Some live here year round, and others are only here for part of the year. Others only come back to spawn and sometimes to die as well. These fish are called anadromous. There are other fish who do the complete opposite and live in the Bay and leave and go to the ocean to spawn. These are called catadromous.
Some of the fish are of no interest to humans for food or sport but are important in different ecological niches or interesting because of quirks in their life style or cycle. Others are bait fish. Some are caught for food for animals or to be used as fertilizer or to make nutritional supplements from.
Some have been overfished and have catch quotas. The ones we like are the ones that are good eating or are sporting to catch.
Right now American shad, white perch and striped bass can be found in the northern Bay around the Susquehanna flats up to Conowingo.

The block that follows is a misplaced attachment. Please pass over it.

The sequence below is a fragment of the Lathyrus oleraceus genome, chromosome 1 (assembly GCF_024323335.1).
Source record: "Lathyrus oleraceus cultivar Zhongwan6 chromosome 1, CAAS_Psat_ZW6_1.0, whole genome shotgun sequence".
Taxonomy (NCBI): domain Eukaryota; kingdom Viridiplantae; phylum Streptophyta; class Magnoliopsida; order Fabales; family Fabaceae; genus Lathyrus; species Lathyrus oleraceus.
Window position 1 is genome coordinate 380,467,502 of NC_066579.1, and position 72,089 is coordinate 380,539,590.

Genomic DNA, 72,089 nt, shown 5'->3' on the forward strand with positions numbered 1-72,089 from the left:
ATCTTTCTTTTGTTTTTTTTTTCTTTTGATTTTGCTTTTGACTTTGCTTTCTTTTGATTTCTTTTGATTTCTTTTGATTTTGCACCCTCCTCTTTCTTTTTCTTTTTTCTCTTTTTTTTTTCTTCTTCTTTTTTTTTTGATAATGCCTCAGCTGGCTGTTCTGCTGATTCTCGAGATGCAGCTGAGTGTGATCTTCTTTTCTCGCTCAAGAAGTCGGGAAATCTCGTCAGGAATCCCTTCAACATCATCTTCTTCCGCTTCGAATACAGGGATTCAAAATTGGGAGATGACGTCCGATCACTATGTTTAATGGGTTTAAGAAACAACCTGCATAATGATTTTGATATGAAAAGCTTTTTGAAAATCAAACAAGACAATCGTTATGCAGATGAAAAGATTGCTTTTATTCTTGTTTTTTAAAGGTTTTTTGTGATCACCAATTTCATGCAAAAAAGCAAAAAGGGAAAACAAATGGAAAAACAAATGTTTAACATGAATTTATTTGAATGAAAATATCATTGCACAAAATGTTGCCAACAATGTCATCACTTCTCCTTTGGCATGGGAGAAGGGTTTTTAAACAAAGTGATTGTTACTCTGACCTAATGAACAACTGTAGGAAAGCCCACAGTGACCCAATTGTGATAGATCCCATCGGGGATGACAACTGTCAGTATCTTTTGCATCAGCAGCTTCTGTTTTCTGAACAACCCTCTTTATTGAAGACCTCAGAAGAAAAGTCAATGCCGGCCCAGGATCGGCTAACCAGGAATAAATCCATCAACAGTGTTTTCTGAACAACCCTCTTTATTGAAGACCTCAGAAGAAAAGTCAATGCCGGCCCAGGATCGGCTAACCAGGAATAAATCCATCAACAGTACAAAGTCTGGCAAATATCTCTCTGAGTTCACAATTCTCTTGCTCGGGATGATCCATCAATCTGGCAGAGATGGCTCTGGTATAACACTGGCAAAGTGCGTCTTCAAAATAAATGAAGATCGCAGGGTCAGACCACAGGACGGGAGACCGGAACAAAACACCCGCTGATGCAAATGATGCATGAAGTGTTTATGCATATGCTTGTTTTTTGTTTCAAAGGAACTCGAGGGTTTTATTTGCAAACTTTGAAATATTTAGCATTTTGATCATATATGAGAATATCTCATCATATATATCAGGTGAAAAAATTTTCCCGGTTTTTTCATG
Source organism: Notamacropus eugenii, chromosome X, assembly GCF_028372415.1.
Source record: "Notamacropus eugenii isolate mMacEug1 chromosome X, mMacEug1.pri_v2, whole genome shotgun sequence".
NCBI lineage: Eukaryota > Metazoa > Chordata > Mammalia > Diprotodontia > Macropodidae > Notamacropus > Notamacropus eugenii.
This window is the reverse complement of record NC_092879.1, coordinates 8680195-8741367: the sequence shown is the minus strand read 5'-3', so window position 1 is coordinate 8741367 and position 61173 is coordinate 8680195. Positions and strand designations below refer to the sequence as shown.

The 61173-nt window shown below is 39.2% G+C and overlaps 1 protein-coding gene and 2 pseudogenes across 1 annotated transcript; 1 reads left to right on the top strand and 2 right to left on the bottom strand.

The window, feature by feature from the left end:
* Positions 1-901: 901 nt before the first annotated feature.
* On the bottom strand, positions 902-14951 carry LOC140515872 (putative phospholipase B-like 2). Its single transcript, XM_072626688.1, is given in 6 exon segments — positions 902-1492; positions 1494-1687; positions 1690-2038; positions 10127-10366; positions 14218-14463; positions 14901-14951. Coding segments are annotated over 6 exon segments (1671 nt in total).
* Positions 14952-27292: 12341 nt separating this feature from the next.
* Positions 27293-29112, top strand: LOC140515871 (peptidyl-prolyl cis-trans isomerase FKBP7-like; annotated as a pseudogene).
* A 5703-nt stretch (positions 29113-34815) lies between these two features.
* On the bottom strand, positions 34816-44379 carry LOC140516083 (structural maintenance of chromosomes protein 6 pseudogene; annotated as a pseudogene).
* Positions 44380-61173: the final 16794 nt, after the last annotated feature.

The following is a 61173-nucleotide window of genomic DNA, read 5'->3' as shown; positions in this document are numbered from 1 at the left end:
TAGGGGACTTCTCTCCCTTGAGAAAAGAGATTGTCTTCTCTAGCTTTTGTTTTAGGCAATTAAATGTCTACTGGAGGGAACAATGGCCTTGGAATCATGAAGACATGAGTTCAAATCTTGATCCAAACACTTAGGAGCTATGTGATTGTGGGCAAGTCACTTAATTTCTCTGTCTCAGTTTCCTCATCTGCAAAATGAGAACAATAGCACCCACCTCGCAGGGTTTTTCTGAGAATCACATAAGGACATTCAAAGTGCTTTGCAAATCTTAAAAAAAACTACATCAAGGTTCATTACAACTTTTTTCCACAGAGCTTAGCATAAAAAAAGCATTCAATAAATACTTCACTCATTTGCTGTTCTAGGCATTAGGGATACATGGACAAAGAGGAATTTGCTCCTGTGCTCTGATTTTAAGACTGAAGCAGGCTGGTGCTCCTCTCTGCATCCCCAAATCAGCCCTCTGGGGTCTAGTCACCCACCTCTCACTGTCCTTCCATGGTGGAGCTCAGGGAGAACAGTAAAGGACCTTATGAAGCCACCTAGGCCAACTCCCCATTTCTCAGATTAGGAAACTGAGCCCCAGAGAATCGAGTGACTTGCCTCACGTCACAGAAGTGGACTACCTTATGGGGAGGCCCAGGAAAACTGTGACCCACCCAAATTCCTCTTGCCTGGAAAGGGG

There have been some huge striped bass, also known as rockfish, in the middle part of the Bay, especially around the deep channels at Bloody Point and Thomas Point. You might try trolling with parachutes and bucktails.
In the lower part of the Bay, the steep sided channels have been productive as well. One person caught a 45 pound rockfish on the lower Potomac.
You can now find some largemouth bass in shallow creeks and coves. Snakeheads will hit some of the same lures that the bass go for. You can probably find some crappie as well.
Around Ocean City there have been large bluefish as well as some medium sized drum. Try metal, bucktails, or Got-cha lures. There are also some Tautog going after pieces of green crab and sand fleas. There are some flounder to be had and sea bass season is just opening up.
Good luck fishing.